Amy Fairchild provides classic-rock pleasure

Amy Fairchild


Amy Fairchild provides classic-rock pleasures (Club Helsinki, Feb. 28, 2002)

by Seth Rogovoy

(GREAT BARRINGTON, Mass., March 1, 2002) – Celebrating the release of her terrific new album, “Mr. Heart,” Amy Fairchild led her band through two sets of her well-crafted pop-rock songs at Club Helsinki on Thursday night.

Fairchild’s show was a tonic for those wondering what ever happened to intelligent rock music with instantly catchy melodies, rhythms made for dancing, and lyrics that say something and scan to boot. That Fairchild had the crowd dancing for most of her show, and that the audience was eager to hear her play some of her best songs twice, was a tribute to the classic-rock pleasures she and her band afforded.

Fairchild found common ground among Lilith Fair-style folk-pop, roots-based rock of Sheryl Crow and Tom Petty, and modern rock of R.E.M. and Beck, on songs like “Beautiful Secret,” which the band performed in radio-ready fashion, and “Falling Down,” colored by producer/guitarist Adam Steinberg’s Rickenbacker electric. Steinberg, a great guitar stylist, painted “Mr. Heart” with Mark Knopfler-like licks on his Fender, and trippy, George Harrison-like sitaresque slide guitar on “Everyone’s In Love With You.”

While her band, including Phil Antoniades on drums, Jeff St. Pierre on bass and Matt Cullen on second electric guitar, powered her through much of the evening, Fairchild, who played acoustic guitar throughout, was the focus of attention. Her clear voice combined qualities of midwestern, heartland innocence and east coast, urban experience – a native of suburban Chicago, she grew up in Connecticut, attended college in Northampton, and now calls New York home.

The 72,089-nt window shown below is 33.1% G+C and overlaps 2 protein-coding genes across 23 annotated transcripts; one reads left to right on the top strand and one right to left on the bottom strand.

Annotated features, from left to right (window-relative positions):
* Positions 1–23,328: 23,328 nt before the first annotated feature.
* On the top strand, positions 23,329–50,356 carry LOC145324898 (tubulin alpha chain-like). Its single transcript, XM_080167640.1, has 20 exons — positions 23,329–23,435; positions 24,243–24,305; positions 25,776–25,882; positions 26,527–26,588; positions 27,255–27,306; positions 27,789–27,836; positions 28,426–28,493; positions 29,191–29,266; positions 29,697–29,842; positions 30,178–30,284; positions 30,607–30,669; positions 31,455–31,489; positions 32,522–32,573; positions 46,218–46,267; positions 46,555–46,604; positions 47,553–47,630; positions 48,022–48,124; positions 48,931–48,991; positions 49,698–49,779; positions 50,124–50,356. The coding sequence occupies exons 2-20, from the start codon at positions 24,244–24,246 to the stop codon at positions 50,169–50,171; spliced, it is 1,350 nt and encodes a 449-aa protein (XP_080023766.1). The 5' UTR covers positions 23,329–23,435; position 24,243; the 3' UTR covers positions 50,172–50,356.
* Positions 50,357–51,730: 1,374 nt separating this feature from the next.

It all showed in her music, ranging from the cinematic, Greenwich Village street scenes of “Movie” to the retro-rockabilly of “Shade of Blue,” which made this listener wish Roy Orbison was still alive if only to hear him sing this song.

In addition to her well-crafted melodies, full of hooks and bridges, Fairchild is a gifted lyricist, and she knows how to drop key catch-phrases into her songs for listeners to hang onto. “Never bite off more than you can chew,” “There’s no telling truth from treason,” “I can’t remember what I wanted to forget” – all functioned as verbal equivalents of the hooks that made one song after the other instantly catchy and recognizable.

Fairchild also has a gift for fronting intimacy without self-indulgence, even on several tunes she did in solo acoustic arrangements, including “Tuesday,” a touching slice of life from 9/11. Her open, clear voice can go from conversational song-speak to quiet yearning to full-fledged soul shouting without affectation. She’s neither victim nor arrogant seducer. She is, rather, the sort of performer that pop music needs, now more than ever.

[This review originally appeared in the Berkshire Eagle on March 1, 2002. Copyright Seth Rogovoy 2002. All rights reserved.]

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